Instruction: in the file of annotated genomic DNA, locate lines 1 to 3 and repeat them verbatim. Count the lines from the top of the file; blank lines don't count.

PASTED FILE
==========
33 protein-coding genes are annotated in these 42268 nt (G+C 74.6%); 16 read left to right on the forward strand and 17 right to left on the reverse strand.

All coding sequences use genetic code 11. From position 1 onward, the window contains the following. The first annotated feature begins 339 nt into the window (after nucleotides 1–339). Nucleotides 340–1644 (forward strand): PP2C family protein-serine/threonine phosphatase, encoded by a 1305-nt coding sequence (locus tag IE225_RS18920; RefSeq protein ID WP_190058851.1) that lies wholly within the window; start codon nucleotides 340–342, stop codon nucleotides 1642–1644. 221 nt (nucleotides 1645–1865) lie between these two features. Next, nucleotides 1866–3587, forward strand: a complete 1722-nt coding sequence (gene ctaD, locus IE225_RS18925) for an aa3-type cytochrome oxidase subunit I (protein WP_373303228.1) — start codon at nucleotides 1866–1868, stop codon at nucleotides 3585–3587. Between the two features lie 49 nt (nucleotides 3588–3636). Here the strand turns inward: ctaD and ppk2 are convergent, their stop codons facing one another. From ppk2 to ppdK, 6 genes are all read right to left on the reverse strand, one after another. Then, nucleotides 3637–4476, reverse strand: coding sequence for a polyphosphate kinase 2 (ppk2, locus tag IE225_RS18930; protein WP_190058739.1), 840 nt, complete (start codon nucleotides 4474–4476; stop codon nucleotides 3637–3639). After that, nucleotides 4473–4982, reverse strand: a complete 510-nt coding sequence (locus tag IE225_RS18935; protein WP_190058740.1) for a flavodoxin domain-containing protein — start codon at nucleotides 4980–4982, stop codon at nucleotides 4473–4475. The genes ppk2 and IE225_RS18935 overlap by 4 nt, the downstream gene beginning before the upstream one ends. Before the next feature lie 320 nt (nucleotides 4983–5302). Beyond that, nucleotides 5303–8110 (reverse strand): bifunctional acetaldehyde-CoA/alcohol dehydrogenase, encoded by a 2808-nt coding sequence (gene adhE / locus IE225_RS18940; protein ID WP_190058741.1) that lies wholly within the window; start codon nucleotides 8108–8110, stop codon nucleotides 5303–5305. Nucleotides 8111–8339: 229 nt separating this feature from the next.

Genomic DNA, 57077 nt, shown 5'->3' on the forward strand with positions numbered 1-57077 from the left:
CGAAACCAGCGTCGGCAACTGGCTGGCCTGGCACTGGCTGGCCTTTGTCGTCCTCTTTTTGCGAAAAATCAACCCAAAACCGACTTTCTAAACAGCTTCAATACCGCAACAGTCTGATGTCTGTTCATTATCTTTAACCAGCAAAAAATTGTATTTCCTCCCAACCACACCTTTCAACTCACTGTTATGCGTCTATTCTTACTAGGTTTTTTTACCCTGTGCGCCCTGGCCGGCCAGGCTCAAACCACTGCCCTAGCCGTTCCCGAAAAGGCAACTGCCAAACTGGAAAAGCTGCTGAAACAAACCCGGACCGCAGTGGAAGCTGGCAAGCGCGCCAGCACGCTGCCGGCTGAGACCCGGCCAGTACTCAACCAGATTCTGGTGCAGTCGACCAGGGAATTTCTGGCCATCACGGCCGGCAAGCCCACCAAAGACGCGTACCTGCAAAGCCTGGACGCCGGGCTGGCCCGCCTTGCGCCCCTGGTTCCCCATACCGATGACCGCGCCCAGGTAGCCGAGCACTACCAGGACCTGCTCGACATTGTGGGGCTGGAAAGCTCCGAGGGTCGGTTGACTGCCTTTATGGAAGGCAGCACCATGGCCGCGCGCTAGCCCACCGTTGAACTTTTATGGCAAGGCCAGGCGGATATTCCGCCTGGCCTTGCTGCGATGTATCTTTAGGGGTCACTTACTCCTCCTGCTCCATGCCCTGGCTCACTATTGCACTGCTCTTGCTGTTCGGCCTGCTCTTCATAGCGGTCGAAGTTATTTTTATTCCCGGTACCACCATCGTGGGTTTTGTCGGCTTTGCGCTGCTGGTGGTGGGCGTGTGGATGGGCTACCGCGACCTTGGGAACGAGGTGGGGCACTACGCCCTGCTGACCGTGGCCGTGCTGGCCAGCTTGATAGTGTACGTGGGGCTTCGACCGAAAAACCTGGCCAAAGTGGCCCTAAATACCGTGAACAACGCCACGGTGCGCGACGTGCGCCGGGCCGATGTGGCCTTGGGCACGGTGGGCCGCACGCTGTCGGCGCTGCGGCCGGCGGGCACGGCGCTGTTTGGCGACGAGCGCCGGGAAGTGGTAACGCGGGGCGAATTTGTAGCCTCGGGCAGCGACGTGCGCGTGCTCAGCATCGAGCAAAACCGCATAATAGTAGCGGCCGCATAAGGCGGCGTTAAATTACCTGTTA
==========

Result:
33 protein-coding genes are annotated in these 42268 nt (G+C 74.6%); 16 read left to right on the forward strand and 17 right to left on the reverse strand.

All coding sequences use genetic code 11. From position 1 onward, the window contains the following. The first annotated feature begins 339 nt into the window (after nucleotides 1–339). Nucleotides 340–1644 (forward strand): PP2C family protein-serine/threonine phosphatase, encoded by a 1305-nt coding sequence (locus tag IE225_RS18920; RefSeq protein ID WP_190058851.1) that lies wholly within the window; start codon nucleotides 340–342, stop codon nucleotides 1642–1644. 221 nt (nucleotides 1645–1865) lie between these two features. Next, nucleotides 1866–3587, forward strand: a complete 1722-nt coding sequence (gene ctaD, locus IE225_RS18925) for an aa3-type cytochrome oxidase subunit I (protein WP_373303228.1) — start codon at nucleotides 1866–1868, stop codon at nucleotides 3585–3587. Between the two features lie 49 nt (nucleotides 3588–3636). Here the strand turns inward: ctaD and ppk2 are convergent, their stop codons facing one another. From ppk2 to ppdK, 6 genes are all read right to left on the reverse strand, one after another. Then, nucleotides 3637–4476, reverse strand: coding sequence for a polyphosphate kinase 2 (ppk2, locus tag IE225_RS18930; protein WP_190058739.1), 840 nt, complete (start codon nucleotides 4474–4476; stop codon nucleotides 3637–3639). After that, nucleotides 4473–4982, reverse strand: a complete 510-nt coding sequence (locus tag IE225_RS18935; protein WP_190058740.1) for a flavodoxin domain-containing protein — start codon at nucleotides 4980–4982, stop codon at nucleotides 4473–4475. The genes ppk2 and IE225_RS18935 overlap by 4 nt, the downstream gene beginning before the upstream one ends. Before the next feature lie 320 nt (nucleotides 4983–5302). Beyond that, nucleotides 5303–8110 (reverse strand): bifunctional acetaldehyde-CoA/alcohol dehydrogenase, encoded by a 2808-nt coding sequence (gene adhE / locus IE225_RS18940; protein ID WP_190058741.1) that lies wholly within the window; start codon nucleotides 8108–8110, stop codon nucleotides 5303–5305. Nucleotides 8111–8339: 229 nt separating this feature from the next.

Genomic DNA, 57077 nt, shown 5'->3' on the forward strand with positions numbered 1-57077 from the left: